Vidallon, Mark Louis P.
Date Performed: February 20, 2012
Date Submitted: March 12, 2012
Synthesis of Cinnamaldehyde
Cinnamaldehyde, cinnamic aldehyde or 3-phenyl-2-propenal is the major constituent of cinnamon oil, extracted from several species of Cinnamomum (C. verum, C. burmanii, C. cassia), under the family Lauraceae, a group of evergreen trees. Cinnamon bark (particularly C. verum) yields 0.4-0.8% oil, which contains 60-80% cinnamaldehyde, 4-5% sesquiterpenoids (α-humulene, β-caryophyllene, limonene and others), eugenol, cinnamyl acetate, eugenol acetate, cinnamyl alcohol, methyl eugenol, benzaldehyde, benzyl benzoate, cuminaldehyde, monoterpenes (linalool, pinene, phellandrene and cymene), safrole and others (List and Horhammer; Masada; Ravindran qtd. from Khan and Abourashed, 2011). Isolation of cinnamaldehyde from cinnamon oil of Cinnamomum sp. bark, called “quills”, “quillings”, “featherings” and “chips” depending on quality, was first done in 1834 by Dumas and Peligot (Attokaran, 2011).
It has been proven that cinnamaldehyde from cinnamon oil has a very high potential in the pharmaceutical industry, aside from its well known role in the food preparation, specifically as spice, odorant and colorant. Several researches have proven the antimicrobial activity of cinnamaldehyde against Salmonella typhimurium and Bacillus subtilis (Council of Europe, 2008). Also, cinnamaldehyde has been proven to inhibit microbial growth of opportunistic human pathogenic fungi, such as Aspergillus niger, Candida albicans and Rhizopus oligosporus, and various bacteria (Escherichia coli, Enterobacter cloacae, Micrococcus luteus, Staphylococcus aureus, Streptococcus faecalis, and others) (Khan and Abourashed, 2011). Several studies have also unraveled the hypoglycemic (insulin-like) and hypolipidemic properties of cinnamaldehyde since it can cause: elevated glucose oxidation and uptake, causing decrease in blood plasma glucose levels; decreased glycosylated hemoglobin, serum total cholesterol and triglyceride levels; increased plasma insulin, hepatic glycogen and high-density lipoprotein; and restored modified plasma enzyme concentrations to almost normal level (Babu, Prabuseenivasan and Ignacimuthu, 2006).
Though effective approaches in the isolation of cinnamaldehyde from cinnamon oil from quills, low amounts of pure cinnamaldehyde can only be obtained from effective separation processes. Due to this demarcation in the discovery and investigation of other potential medicinal and non-medicinal values of cinnamaldehyde, chemists have also developed synthetic procedures to obtain high amounts of pure cinnamaldehyde, one of which is the mixed aldol condensation of benzaldehyde and acetaldehyde.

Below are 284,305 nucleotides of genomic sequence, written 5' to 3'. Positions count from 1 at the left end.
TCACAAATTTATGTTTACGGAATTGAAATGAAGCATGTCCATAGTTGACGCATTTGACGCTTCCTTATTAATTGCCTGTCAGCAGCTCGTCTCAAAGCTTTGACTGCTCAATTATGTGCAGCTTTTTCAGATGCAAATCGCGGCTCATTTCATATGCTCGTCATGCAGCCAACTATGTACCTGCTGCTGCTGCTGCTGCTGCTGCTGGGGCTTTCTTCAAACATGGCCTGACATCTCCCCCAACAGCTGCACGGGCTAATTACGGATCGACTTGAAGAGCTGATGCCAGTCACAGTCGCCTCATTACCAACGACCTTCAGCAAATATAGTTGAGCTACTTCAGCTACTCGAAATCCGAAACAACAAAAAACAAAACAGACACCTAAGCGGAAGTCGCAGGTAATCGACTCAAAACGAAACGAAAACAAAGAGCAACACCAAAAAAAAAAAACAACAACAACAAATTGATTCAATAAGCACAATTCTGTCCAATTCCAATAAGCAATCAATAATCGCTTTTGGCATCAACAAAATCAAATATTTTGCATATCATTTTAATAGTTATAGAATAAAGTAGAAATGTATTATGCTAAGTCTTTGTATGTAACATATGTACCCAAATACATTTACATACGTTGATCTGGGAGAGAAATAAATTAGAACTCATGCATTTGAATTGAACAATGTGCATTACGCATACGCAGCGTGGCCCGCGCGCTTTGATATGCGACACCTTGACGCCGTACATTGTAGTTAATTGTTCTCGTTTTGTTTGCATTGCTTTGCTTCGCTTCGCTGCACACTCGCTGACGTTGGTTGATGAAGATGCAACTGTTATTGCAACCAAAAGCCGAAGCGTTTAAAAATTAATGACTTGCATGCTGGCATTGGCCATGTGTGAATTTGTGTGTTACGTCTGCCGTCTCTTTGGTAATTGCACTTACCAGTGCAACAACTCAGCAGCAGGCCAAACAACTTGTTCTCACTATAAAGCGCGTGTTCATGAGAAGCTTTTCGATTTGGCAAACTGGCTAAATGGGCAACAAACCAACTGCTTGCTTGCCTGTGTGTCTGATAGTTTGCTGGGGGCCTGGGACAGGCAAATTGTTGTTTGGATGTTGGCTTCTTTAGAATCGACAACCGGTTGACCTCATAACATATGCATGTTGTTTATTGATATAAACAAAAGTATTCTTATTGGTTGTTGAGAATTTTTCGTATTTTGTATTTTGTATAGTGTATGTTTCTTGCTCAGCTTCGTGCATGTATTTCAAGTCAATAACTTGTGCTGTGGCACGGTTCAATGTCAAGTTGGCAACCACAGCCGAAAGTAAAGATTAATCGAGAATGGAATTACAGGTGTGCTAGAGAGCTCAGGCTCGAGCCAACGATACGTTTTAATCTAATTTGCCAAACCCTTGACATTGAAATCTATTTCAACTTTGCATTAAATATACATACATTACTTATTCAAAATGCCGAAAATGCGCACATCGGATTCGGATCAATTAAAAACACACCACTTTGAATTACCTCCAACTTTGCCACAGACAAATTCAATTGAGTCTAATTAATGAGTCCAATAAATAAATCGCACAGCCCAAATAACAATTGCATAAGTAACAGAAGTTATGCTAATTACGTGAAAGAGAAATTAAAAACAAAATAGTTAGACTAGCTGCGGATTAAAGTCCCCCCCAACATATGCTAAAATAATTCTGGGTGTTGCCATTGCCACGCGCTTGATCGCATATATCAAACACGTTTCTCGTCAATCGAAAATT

Mixed aldol condensation is a reaction of different aldehydes or ketones leading to the formation of aldols (β-hydroxyaldehydes) or ketols (β-hydroxyketones), accompanied by the removal of water to result finally to enals (α, β-unsaturated aldehydes) or enones (α, β-unsaturated ketones). Aldol additions are due to the reaction of enolate ions of carbonyl compounds (from the reaction of acidic α-hydrogens of aldehydes and ketones with bases) with the electrophilic centers of other carbonyl compounds. Synthesized aldols and ketols can dehydrate spontaneously or can be dehydrated, especially when heated, to form enals and enone, the final product(s) of aldol condensations (Moore and Langley, 2010).
Possible side reactions were the Canizzarro reaction of benzaldehyde and the self-condensation of acetaldehyde. Minimization of the possibilities of the stated reactions was done by following a special scheme of procedure.
Characterization tests that were done in to confirm the identity of the products are boiling point determination, reactions with nitric acid and with sodium bisulfite and derivatization with 2,4-dinitrophenylhydrazine. In the experiment conducted, the...
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